Information and tips for tyers, as well as information on hatches.
****I don't claim to invent this at all! I just started tying this up after tying rainbow warriors. Using some of those principles (tinsel underbody) along with basic nymph pattern stuff, I started tying this. It's been a good producer for me, especially on trips to Colorado. One of the things I like most about this is that you can have a lot of color variation with it. Depending on what stretch of holographic tinsel you use, you can get a different gradient of color. So, the recipe below is a general guide, and it's what I used for the bugs I sent out, but the only staple is the holographic tinsel, IMO. That's the technicolor dreamcoat part!
Hook: Umpqua U204 2XL.. sized 16-18
Thread: 6/0 Red
Bead: Gold. whatever fits!
Tail: Pheasant Tail fibers
Wire Ribbing: Copper
Underbody: Veevus holographic tinsel
Thorax: Senyo's laser dub.. scuplin colored . OR . rainbow shad.
Wing: Hungarian Partridge.
1. Attach thread and run a solid layer to the back of the hook. (Don't forget bead, like I just did for the instructions)
2. Catch in 4-5 pheasant tail fibers for the tail.
3. Attach 4 inches of copper wiring.
4. Attach about 6 inches of holographic tinsel.
5. Run the wire back up to the bead.
6. Begin wrapping the holographic tinsel. If you want it one consistent color, just wrap once, move ahead, and wrap again. If you want more color variation (gradient) in the underbody, you'll have to wrap in one place several times before moving ahead. (Until Yellow turns to green, or blue turns to purple, orange to red, etc.). I've found to get the full spectrum of color you have to wrap it a total of 15 times or so.
7. Wrap thread around tinsel near base of the bead to secure the tinsel wraps. Fold tinsel so it sticks out in front of hook. You'll still need it for later.
8. Counter wrap the wire around tinsel.
9. Wrap thread around wire near base of the base. Twist the wire into a clean break by whirling it around in circular pattern until it breaks.
10. At this point, if you have some Loon Outdoors Thin UV, You could coat the body so it's nice and strong. I believe I did this to the majority of the bugs I sent out.
10. Fold back the tinsel to about 1/4 of the way down the hook. Secure with thread.
11. Apply a pinch of dubbing to the thread for the thorax. Wrap dubbing back to the base of the bead.
12. Take a small feather from hungarian partridge skin (any good soft hackle will do). Gently pull back fibers from the tip of the feather, so it makes a V shape, except for the tip (maybe a 1/8 of an inch left on the tip of the feather?)
13. Cut the tip of the feather. Fold back the feather fibers so you have a nice open V at the end of the feather.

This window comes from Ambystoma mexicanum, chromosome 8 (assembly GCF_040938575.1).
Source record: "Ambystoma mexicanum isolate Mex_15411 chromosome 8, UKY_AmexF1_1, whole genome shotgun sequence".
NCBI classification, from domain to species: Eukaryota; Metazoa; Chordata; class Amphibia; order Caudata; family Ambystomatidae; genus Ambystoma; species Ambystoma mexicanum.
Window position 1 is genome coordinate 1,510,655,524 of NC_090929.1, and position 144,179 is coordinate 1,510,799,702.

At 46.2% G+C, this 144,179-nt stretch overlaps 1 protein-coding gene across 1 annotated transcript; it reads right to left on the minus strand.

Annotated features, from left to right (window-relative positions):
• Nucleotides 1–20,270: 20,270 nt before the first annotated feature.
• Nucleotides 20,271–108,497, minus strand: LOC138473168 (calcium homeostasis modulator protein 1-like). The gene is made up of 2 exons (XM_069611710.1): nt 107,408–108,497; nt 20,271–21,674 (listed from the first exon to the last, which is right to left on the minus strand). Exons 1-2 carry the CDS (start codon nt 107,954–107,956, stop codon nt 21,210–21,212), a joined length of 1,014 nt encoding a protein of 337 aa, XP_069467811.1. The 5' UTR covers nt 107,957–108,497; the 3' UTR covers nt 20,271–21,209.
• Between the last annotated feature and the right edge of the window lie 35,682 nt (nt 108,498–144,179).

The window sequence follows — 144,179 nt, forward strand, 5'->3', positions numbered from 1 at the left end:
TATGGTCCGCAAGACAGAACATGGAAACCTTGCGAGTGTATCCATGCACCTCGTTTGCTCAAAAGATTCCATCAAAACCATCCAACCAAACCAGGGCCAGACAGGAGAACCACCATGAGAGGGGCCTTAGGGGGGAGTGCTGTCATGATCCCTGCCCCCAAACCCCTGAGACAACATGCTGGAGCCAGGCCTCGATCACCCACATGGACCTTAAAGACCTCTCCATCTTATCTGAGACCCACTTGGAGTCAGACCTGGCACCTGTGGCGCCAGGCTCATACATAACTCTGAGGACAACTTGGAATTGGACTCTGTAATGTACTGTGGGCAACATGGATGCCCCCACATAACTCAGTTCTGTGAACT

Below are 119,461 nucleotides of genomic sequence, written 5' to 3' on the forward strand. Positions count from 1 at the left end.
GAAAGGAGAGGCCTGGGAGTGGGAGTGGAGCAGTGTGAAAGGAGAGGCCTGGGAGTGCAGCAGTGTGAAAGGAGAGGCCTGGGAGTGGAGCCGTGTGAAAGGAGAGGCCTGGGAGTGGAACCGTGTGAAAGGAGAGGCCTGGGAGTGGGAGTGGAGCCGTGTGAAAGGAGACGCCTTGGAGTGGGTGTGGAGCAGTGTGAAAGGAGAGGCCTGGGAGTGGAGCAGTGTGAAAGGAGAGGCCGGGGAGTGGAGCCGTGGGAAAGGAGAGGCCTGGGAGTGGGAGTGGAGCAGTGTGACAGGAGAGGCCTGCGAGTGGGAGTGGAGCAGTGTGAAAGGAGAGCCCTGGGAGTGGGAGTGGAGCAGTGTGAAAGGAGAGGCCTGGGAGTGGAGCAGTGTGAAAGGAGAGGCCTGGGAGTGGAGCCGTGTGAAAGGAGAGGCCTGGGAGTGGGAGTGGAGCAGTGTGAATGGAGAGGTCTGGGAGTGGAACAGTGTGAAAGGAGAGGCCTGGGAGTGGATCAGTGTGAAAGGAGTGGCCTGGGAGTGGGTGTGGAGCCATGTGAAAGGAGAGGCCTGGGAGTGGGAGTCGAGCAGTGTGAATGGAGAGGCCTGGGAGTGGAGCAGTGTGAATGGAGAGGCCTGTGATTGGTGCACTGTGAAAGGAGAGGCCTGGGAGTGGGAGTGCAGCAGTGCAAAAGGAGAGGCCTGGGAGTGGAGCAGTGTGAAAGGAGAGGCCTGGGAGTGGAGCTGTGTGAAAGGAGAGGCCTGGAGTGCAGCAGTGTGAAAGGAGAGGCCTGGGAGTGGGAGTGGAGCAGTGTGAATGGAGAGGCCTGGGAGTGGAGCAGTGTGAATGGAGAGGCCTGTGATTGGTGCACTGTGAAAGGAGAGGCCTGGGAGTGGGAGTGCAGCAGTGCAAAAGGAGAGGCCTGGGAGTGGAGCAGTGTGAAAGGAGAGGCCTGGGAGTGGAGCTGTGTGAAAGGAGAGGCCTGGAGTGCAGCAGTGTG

14. Attach this feather as the wing over the thorax. The stem of the feather shouldn't reach past the bead--it should only be the fibers that actually get attached to the fly, not the feather stem, too.
15. Once wing is attached, pull the holographic tinsel back over the thorax, using it to nicely divide the wing. Wrap thread to secure tinsel and whip finish.
Whew! Sorry for being long winded.
Words on Water
Got my flies done this past weekend between the end of my kid's basketball season and the NFL playoff games. I did 20 Wilted Spinach soft hackles; 10 each of two different color combinations. I will post a pic and instructions sometime soon.
http://fishingandthinking.blogspot.com/ ... esota.html
"Simple soft-hackled wets were first tied more than a century ago for hill-stream trout in the border region of Scotland and England. They were tied using sewing basket silks and the feathers from on occasional poached partridge or other land bird. That's all the tiers had available, and they made it work. Sylvester Nemes, in his brillian book The Soft Hackled Fly, brought these flies to the attention of American anglers. His flies, and the basic methods he uses to fish them, still take trout well to this day." - Dave Hughes, Essential Trout Flies, page 74
In 1999 John Montana added to the soft hackle pattern library when he designed the Wilted Spinach. I've used the fly since with great success. Sometimes I forget about it and it's always good to come back. Its application is general here in southeast Minnesota: it's a leggy and buggy looking fly with a trailing shuck indicating the moment of vulnerability which is something trout seem to appreciate.
Swing it downstream (especially in winter to trout rising to midges) or fish it upstream as you would a dry fly. Hughes notes that originally, two or three soft-hackled wets were used on the same leader.
Tail: two loops of krystal flash
Body: dubbing (John used orange as pictured here)
Wing: soft hackle, typically a partridge
Head: built up red thread with drop of head cement
I didn't cement the brown thread versions because that is smaller thread and should hold tight on its own.
Youtube will show you a Wilted Spinach variation without dubbing and with peacock thorax, tied by Winona Fly Factory.
I agree. Let's plan a date.Wendy Berrell wrote:I think we should rally for a swap meeting at LTS. Open invite and whoever can make it, does so. Even if it's just me (ha).
Simply put, people fish because it's fun